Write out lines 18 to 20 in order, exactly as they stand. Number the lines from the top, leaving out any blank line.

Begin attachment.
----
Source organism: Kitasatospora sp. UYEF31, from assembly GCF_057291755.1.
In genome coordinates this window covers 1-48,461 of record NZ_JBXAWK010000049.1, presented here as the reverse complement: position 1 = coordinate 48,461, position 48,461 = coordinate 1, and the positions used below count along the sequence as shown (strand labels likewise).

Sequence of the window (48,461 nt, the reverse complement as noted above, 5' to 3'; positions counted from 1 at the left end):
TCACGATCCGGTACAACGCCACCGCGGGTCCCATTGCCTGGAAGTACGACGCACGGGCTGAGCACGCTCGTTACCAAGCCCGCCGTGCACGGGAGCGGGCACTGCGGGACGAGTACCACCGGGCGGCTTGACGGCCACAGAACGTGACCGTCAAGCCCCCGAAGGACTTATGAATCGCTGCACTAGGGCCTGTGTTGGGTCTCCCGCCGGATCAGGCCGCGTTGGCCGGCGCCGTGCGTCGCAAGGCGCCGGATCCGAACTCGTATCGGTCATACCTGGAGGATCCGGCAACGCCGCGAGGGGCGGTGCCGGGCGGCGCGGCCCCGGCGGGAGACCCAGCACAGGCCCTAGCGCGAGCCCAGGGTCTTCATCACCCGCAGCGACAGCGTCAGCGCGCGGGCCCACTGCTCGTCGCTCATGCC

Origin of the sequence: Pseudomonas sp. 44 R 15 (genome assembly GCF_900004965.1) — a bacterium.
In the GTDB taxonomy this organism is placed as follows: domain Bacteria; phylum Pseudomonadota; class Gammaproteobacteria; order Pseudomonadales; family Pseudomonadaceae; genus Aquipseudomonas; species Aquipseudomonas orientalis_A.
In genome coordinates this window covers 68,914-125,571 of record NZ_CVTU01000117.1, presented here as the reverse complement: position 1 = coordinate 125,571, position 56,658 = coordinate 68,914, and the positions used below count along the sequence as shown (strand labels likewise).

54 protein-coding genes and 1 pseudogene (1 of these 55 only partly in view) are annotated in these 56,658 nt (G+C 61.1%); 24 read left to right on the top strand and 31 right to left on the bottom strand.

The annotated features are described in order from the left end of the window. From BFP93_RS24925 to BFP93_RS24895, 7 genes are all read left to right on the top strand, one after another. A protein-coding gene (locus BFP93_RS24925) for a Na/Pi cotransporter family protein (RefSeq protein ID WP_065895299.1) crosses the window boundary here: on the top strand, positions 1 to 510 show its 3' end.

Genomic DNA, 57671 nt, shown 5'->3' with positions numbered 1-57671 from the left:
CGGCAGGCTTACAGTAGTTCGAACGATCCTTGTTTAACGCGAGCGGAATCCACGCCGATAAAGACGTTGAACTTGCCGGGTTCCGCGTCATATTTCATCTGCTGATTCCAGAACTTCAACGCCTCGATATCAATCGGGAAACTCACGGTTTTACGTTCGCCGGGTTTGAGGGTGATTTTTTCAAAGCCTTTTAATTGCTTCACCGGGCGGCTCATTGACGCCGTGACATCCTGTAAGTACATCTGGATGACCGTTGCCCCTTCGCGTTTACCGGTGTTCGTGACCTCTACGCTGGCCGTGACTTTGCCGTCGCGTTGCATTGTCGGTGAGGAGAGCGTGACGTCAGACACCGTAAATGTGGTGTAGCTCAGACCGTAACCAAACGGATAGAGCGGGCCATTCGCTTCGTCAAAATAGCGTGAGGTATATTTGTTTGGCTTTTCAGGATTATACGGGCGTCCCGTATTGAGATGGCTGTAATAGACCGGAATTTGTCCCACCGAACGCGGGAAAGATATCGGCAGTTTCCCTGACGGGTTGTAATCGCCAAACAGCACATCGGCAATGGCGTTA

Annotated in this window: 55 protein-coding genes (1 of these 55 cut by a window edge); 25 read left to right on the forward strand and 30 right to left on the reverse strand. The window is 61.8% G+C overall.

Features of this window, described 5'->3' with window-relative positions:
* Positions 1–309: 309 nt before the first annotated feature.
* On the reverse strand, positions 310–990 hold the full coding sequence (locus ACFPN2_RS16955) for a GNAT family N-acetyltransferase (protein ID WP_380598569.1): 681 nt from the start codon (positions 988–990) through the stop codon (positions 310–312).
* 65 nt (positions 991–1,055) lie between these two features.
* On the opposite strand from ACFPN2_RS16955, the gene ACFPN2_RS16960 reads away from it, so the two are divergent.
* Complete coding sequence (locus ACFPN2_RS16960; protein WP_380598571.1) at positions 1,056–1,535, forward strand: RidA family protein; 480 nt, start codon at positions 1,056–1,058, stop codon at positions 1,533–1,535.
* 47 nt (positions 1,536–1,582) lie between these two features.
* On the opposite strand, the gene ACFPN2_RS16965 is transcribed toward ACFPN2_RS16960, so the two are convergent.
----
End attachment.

* Complete coding sequence (locus ACFPN2_RS16960; protein WP_380598571.1) at positions 1,056–1,535, forward strand: RidA family protein; 480 nt, start codon at positions 1,056–1,058, stop codon at positions 1,533–1,535.
* 47 nt (positions 1,536–1,582) lie between these two features.
* On the opposite strand, the gene ACFPN2_RS16965 is transcribed toward ACFPN2_RS16960, so the two are convergent.